When Swedish pioneers homesteaded in eastern Saskatchewan during the 1800s, locating a church site was one of the first community projects.
The site, south of the village of New Stockholm, which was named for the largest city in Sweden, saw the first church service in 1889.
Growth in the community led to building one of the most elaborate rural churches of the time in 1919.
The Stockholm Lutheran Church opened in 1921. Bricks for the building were hauled from Stockholm, six kilometres north.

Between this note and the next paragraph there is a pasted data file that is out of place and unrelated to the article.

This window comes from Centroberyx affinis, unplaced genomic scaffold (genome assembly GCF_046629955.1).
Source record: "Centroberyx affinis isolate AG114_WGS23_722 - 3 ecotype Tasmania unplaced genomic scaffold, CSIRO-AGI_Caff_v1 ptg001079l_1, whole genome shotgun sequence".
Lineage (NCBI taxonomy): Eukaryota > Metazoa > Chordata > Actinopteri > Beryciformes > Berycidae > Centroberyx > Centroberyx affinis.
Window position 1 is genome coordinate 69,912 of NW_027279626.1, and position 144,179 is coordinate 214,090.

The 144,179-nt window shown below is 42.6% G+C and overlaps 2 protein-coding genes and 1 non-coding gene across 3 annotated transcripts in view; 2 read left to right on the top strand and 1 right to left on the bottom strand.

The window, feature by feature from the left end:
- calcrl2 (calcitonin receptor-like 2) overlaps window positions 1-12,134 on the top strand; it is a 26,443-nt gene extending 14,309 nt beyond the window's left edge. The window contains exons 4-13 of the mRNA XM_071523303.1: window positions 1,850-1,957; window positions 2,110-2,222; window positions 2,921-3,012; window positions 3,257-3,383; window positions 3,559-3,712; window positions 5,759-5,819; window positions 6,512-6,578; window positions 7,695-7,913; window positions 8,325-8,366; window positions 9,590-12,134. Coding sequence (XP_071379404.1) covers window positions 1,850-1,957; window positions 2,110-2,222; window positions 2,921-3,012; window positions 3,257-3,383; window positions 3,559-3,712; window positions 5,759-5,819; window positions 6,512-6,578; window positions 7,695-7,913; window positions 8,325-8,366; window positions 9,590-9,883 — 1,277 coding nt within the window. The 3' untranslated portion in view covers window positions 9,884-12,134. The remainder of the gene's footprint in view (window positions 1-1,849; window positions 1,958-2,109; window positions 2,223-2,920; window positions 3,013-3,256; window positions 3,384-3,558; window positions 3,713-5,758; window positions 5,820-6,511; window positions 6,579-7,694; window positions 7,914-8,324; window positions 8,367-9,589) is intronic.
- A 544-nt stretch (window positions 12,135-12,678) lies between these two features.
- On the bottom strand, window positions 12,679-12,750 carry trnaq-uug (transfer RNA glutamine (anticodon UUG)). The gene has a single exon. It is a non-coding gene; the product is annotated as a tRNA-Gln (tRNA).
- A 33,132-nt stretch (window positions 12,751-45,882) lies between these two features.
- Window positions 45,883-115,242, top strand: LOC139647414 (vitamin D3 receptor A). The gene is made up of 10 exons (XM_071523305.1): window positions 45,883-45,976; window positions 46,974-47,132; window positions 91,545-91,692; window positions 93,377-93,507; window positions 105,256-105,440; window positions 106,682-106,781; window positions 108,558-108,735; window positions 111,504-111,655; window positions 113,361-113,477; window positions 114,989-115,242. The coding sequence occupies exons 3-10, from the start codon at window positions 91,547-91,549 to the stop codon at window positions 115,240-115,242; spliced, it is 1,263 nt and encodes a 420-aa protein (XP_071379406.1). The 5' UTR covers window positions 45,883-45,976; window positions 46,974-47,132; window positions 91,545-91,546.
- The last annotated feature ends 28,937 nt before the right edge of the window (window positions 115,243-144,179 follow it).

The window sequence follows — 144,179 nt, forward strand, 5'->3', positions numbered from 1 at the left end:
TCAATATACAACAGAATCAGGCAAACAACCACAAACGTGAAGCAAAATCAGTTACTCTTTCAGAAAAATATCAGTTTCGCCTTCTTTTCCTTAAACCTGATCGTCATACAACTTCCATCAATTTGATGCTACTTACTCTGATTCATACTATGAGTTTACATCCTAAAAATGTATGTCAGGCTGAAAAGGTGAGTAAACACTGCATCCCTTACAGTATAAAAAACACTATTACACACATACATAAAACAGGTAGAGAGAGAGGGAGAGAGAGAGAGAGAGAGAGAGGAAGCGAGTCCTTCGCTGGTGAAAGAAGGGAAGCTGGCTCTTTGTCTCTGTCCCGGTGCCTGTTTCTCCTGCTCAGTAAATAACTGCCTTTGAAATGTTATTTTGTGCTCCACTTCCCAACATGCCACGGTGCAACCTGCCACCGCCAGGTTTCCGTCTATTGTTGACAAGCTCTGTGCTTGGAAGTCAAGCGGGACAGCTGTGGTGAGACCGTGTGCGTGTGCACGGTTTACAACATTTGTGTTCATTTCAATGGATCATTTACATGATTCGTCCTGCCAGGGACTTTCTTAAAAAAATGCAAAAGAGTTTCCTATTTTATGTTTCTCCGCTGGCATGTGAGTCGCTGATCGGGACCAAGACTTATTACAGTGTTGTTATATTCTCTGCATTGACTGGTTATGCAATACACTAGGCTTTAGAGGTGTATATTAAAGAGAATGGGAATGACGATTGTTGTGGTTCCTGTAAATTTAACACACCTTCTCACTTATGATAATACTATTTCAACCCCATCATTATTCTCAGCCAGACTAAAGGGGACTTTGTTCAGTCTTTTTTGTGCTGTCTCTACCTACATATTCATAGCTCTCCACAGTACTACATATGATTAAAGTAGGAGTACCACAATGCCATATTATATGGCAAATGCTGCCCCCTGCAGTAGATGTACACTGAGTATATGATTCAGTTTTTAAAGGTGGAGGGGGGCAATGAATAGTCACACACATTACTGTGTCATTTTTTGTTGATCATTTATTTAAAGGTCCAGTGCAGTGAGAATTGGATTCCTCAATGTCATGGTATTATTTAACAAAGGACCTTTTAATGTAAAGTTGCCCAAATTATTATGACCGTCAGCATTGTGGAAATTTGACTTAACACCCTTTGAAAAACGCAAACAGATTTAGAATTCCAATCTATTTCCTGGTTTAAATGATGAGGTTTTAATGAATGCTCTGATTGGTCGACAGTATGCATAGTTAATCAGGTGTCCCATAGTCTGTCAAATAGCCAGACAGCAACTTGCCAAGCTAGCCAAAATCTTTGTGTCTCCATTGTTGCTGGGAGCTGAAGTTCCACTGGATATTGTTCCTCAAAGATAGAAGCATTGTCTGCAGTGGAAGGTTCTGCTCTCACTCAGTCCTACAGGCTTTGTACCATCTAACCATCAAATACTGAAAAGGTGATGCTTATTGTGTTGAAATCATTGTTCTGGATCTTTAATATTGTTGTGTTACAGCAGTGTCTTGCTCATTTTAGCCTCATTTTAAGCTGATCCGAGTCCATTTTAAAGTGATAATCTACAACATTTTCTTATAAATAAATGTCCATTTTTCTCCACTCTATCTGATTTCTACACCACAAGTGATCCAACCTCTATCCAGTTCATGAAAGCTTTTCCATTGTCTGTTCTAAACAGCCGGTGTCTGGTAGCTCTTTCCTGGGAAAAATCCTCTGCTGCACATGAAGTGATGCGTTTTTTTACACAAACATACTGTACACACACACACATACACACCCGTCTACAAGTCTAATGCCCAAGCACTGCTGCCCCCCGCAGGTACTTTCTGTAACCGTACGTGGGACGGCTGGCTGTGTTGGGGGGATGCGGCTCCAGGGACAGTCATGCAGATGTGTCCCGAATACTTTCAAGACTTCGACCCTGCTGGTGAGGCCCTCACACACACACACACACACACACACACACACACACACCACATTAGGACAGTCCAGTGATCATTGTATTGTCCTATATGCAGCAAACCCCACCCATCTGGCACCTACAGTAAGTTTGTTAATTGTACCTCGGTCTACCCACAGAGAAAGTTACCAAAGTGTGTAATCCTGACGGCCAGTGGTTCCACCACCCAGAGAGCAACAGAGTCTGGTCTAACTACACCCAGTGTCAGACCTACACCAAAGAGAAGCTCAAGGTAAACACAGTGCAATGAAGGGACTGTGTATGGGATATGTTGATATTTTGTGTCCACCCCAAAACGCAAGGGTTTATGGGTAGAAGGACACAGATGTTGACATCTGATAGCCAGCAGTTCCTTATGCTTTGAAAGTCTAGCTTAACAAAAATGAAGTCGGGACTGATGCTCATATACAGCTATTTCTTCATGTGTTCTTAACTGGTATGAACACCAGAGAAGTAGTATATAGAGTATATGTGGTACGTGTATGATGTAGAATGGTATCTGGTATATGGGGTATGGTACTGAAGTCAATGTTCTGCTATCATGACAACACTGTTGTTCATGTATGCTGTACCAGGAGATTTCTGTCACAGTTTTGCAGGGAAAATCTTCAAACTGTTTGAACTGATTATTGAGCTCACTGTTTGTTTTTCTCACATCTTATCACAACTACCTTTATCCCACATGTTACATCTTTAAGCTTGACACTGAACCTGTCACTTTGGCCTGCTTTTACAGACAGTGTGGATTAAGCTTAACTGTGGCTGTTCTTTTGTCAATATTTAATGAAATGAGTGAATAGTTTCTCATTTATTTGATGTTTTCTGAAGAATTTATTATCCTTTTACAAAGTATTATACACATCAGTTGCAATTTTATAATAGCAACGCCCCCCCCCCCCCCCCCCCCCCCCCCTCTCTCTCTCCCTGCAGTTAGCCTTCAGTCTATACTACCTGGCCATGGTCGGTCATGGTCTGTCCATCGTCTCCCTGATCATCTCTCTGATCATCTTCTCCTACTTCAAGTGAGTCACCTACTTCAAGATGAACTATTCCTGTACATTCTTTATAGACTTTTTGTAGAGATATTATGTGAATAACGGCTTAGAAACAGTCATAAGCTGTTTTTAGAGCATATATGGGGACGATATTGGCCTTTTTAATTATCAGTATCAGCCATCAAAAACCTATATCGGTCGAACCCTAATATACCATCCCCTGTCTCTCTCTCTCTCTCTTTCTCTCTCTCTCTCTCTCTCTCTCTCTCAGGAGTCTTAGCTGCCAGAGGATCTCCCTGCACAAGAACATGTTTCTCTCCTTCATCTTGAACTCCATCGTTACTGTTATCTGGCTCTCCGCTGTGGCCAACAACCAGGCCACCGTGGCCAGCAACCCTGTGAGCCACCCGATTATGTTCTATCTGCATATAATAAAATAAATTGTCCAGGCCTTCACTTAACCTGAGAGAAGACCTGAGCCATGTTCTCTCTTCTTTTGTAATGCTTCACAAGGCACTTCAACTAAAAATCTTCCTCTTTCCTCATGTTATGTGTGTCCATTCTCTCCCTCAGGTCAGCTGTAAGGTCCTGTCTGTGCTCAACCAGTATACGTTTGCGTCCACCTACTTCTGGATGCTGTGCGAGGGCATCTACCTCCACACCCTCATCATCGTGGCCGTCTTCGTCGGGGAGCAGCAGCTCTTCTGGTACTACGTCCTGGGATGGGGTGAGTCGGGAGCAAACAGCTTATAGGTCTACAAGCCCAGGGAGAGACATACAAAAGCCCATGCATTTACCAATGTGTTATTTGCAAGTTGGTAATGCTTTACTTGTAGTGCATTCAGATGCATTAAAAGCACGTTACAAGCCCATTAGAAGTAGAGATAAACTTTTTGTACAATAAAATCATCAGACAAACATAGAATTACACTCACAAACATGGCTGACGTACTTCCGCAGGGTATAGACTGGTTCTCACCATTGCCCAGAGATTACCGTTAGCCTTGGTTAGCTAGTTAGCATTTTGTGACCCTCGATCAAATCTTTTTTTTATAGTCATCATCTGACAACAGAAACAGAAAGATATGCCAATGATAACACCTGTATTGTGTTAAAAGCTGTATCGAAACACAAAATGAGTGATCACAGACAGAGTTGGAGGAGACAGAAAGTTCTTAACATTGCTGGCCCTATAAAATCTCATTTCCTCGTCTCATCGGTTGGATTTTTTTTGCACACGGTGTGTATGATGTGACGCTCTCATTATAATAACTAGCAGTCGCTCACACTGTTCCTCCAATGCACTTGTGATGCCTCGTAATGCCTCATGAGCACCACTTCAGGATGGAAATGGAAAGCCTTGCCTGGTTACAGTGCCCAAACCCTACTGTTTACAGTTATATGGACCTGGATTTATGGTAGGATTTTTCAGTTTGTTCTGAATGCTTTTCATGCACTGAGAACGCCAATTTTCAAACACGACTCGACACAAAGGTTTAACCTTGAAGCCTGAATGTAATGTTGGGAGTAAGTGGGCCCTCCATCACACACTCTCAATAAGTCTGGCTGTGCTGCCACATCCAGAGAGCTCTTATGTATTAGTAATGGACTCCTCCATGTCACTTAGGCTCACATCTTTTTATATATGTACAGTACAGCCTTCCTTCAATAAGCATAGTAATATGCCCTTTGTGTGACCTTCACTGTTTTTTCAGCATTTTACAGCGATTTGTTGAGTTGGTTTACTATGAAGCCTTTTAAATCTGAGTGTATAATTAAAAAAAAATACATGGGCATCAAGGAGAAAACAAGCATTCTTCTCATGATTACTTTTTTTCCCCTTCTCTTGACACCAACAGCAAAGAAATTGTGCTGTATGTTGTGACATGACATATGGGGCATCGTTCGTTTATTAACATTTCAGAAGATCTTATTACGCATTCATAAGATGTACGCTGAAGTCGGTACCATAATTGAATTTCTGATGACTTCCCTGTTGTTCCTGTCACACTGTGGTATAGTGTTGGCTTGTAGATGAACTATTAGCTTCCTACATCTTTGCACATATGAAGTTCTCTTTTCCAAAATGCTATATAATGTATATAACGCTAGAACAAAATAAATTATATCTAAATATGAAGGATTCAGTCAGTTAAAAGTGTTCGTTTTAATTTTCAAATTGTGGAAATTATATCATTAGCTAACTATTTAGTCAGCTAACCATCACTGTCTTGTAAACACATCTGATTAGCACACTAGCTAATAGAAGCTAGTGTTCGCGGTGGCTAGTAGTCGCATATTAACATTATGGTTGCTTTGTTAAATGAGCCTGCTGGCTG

Now a municipal heritage property, the landmark church architecture features a typical Lutheran style with a central bell tower and eight-sided spire.
The roof has been redone but the tower is still the old shingles.
Not typical for Lutheran churches of the time, this structure has a cruciform layout and small rose windows in the bell tower.
Two large stained-glass windows — Jesus Knocking at the Door and The Good Shepherd — are believed to have been made in the United States.
Stained glass windows decorate the inside and are outside features.
Church services are still held every Sunday at 10 a.m.
Ron Walter can be reached at email@example.com